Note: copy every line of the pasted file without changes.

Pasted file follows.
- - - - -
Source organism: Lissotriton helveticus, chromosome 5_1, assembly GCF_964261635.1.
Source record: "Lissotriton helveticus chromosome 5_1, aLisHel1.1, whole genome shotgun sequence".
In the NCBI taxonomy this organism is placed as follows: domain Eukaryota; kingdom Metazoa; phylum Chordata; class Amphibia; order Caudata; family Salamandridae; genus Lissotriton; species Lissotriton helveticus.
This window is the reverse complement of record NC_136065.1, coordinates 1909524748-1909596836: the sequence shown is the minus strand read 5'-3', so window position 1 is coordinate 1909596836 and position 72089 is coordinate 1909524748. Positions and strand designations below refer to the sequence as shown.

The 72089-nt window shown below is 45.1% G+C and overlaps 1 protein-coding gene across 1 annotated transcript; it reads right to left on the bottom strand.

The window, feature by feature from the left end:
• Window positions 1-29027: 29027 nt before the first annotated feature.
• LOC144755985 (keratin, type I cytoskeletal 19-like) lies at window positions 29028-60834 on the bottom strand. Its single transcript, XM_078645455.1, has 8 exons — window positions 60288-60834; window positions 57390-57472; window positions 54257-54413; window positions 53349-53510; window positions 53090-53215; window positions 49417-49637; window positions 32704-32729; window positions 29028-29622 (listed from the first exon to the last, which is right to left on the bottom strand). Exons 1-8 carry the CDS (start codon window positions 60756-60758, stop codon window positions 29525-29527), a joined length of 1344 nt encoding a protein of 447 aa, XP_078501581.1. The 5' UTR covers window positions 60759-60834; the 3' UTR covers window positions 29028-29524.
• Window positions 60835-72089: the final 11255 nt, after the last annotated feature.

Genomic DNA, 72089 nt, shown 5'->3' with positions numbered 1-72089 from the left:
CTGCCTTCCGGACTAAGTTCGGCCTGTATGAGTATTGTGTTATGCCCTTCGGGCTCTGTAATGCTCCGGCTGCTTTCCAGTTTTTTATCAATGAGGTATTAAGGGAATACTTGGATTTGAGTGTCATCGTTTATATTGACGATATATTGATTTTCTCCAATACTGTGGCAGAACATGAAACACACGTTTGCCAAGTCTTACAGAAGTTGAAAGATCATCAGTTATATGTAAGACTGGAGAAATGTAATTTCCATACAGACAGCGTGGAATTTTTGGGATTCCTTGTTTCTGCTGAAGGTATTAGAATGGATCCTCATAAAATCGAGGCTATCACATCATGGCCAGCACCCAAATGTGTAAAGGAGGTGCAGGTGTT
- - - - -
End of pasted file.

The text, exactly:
Source organism: Lissotriton helveticus, chromosome 5_1, assembly GCF_964261635.1.
Source record: "Lissotriton helveticus chromosome 5_1, aLisHel1.1, whole genome shotgun sequence".
In the NCBI taxonomy this organism is placed as follows: domain Eukaryota; kingdom Metazoa; phylum Chordata; class Amphibia; order Caudata; family Salamandridae; genus Lissotriton; species Lissotriton helveticus.
This window is the reverse complement of record NC_136065.1, coordinates 1909524748-1909596836: the sequence shown is the minus strand read 5'-3', so window position 1 is coordinate 1909596836 and position 72089 is coordinate 1909524748. Positions and strand designations below refer to the sequence as shown.

The 72089-nt window shown below is 45.1% G+C and overlaps 1 protein-coding gene across 1 annotated transcript; it reads right to left on the bottom strand.

The window, feature by feature from the left end:
• Window positions 1-29027: 29027 nt before the first annotated feature.
• LOC144755985 (keratin, type I cytoskeletal 19-like) lies at window positions 29028-60834 on the bottom strand. Its single transcript, XM_078645455.1, has 8 exons — window positions 60288-60834; window positions 57390-57472; window positions 54257-54413; window positions 53349-53510; window positions 53090-53215; window positions 49417-49637; window positions 32704-32729; window positions 29028-29622 (listed from the first exon to the last, which is right to left on the bottom strand). Exons 1-8 carry the CDS (start codon window positions 60756-60758, stop codon window positions 29525-29527), a joined length of 1344 nt encoding a protein of 447 aa, XP_078501581.1. The 5' UTR covers window positions 60759-60834; the 3' UTR covers window positions 29028-29524.
• Window positions 60835-72089: the final 11255 nt, after the last annotated feature.

Genomic DNA, 72089 nt, shown 5'->3' with positions numbered 1-72089 from the left:
CTGCCTTCCGGACTAAGTTCGGCCTGTATGAGTATTGTGTTATGCCCTTCGGGCTCTGTAATGCTCCGGCTGCTTTCCAGTTTTTTATCAATGAGGTATTAAGGGAATACTTGGATTTGAGTGTCATCGTTTATATTGACGATATATTGATTTTCTCCAATACTGTGGCAGAACATGAAACACACGTTTGCCAAGTCTTACAGAAGTTGAAAGATCATCAGTTATATGTAAGACTGGAGAAATGTAATTTCCATACAGACAGCGTGGAATTTTTGGGATTCCTTGTTTCTGCTGAAGGTATTAGAATGGATCCTCATAAAATCGAGGCTATCACATCATGGCCAGCACCCAAATGTGTAAAGGAGGTGCAGGTGTT